At least some market professionals read the Fed’s signals right. Michael Hanson and Brian Smedley, analysts at Bank of America Merrill Lynch, presciently warned before the Fed’s meeting that “the markets believe a September taper is a done deal,” but “we anticipate the Fed will attempt to recalibrate market expectations at this meeting. In our view, the best way to do that is by not tapering in September.”
Bill Gross, Pimco’s founder and widely followed bond and interest rate expert, also warned that market expectations had gotten ahead of reality, suggesting the Fed was more likely to “tinker” than “taper.”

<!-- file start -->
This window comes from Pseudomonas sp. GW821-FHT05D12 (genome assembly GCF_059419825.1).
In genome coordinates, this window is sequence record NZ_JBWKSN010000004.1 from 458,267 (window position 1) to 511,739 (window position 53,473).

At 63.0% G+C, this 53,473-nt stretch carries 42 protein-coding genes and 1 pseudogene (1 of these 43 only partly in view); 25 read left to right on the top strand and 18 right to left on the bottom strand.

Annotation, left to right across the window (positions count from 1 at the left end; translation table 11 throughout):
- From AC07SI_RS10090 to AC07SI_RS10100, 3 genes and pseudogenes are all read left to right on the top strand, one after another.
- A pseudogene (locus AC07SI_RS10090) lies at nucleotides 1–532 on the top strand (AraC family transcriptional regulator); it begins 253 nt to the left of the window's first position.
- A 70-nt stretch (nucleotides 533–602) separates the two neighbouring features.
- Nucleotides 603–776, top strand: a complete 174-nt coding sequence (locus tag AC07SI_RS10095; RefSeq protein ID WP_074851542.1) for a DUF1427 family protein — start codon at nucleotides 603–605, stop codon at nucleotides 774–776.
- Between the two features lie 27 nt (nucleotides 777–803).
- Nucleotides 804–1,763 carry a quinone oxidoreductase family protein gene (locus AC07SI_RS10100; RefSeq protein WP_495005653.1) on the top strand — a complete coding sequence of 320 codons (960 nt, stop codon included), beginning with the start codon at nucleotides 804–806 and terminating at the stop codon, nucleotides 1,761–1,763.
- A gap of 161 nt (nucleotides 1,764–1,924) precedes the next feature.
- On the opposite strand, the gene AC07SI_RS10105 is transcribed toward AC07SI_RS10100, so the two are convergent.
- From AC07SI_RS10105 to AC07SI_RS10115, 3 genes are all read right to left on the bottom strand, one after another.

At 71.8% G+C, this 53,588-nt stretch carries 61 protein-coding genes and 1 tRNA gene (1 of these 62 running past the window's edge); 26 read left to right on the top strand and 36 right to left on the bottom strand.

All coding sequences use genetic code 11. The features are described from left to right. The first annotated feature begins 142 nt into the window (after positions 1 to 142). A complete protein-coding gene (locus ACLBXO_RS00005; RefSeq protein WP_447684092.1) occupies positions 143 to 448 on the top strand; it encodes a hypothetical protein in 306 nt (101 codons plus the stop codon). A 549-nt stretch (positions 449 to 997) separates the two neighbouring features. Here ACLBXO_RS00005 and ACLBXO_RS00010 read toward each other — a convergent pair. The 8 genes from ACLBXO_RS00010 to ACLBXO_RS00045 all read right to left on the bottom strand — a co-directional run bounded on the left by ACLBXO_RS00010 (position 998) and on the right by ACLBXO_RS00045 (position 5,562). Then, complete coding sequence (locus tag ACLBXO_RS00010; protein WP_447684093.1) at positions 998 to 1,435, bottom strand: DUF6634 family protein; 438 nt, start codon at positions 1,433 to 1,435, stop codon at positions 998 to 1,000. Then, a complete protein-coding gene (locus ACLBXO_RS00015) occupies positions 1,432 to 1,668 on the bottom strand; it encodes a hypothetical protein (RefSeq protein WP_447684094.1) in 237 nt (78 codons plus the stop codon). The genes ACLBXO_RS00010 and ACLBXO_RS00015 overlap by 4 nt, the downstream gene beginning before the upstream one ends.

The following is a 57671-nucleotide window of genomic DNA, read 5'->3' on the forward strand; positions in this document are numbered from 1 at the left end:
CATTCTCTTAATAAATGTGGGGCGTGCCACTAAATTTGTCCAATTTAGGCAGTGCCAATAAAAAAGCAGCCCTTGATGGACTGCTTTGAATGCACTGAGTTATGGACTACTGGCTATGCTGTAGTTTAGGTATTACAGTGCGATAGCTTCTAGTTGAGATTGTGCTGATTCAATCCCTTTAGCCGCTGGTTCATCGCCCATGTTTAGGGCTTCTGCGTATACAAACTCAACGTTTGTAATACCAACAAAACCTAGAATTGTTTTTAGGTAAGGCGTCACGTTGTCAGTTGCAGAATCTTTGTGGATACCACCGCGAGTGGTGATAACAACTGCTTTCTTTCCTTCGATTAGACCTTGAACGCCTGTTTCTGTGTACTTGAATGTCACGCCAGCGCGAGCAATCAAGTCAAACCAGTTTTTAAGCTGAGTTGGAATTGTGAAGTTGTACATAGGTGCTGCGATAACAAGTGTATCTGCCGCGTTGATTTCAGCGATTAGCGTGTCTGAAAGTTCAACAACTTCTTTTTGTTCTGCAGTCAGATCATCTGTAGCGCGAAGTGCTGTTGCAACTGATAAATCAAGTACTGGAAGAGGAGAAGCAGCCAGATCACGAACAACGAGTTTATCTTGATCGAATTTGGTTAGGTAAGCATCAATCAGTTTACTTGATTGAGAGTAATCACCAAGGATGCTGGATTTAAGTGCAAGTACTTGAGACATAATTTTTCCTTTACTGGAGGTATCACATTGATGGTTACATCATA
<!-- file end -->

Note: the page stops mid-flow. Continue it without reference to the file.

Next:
Justin Wolfers, a professor of economics at the University of Michigan who is currently at the Brookings Institution in Washington, told me this week that investors shouldn’t have been so surprised. “Bernanke never promised to taper in September,” Professor Wolfers said. “He always said the decision was data-dependent.” It turned out that “the data were worse than when he first started talking about tapering.” And with a fiscal showdown looming in Congress, tightening monetary policy now would have been reckless, he said.
Blinder and Woodford are quoted.
Some bond traders were upset that the Fed didn't taper as they said they might. The analysts above who guessed right recognized that Bernanke said their decision was data-dependent and the data wasn't good. Plus there's the debt ceiling clown show.